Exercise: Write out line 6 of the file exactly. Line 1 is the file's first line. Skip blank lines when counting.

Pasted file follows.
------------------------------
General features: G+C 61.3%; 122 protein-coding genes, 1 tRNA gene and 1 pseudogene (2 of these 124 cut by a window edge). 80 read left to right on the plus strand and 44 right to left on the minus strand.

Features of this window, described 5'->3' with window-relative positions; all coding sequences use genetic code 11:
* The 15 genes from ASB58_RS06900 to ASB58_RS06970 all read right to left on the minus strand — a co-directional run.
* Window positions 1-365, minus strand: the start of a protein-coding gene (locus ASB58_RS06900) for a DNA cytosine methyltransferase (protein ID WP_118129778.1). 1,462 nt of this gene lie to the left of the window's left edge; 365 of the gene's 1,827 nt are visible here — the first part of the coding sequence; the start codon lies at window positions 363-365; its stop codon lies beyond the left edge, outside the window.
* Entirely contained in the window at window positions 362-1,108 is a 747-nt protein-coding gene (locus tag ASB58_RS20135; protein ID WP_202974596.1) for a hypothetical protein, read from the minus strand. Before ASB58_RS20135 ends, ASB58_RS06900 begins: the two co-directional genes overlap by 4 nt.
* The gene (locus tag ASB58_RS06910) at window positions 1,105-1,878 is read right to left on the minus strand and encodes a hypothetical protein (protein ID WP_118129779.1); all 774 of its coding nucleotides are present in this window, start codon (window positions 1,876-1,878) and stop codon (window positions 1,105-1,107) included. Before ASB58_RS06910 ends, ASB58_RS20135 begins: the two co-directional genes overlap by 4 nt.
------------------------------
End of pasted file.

* The gene (locus tag ASB58_RS06910) at window positions 1,105-1,878 is read right to left on the minus strand and encodes a hypothetical protein (protein ID WP_118129779.1); all 774 of its coding nucleotides are present in this window, start codon (window positions 1,876-1,878) and stop codon (window positions 1,105-1,107) included. Before ASB58_RS06910 ends, ASB58_RS20135 begins: the two co-directional genes overlap by 4 nt.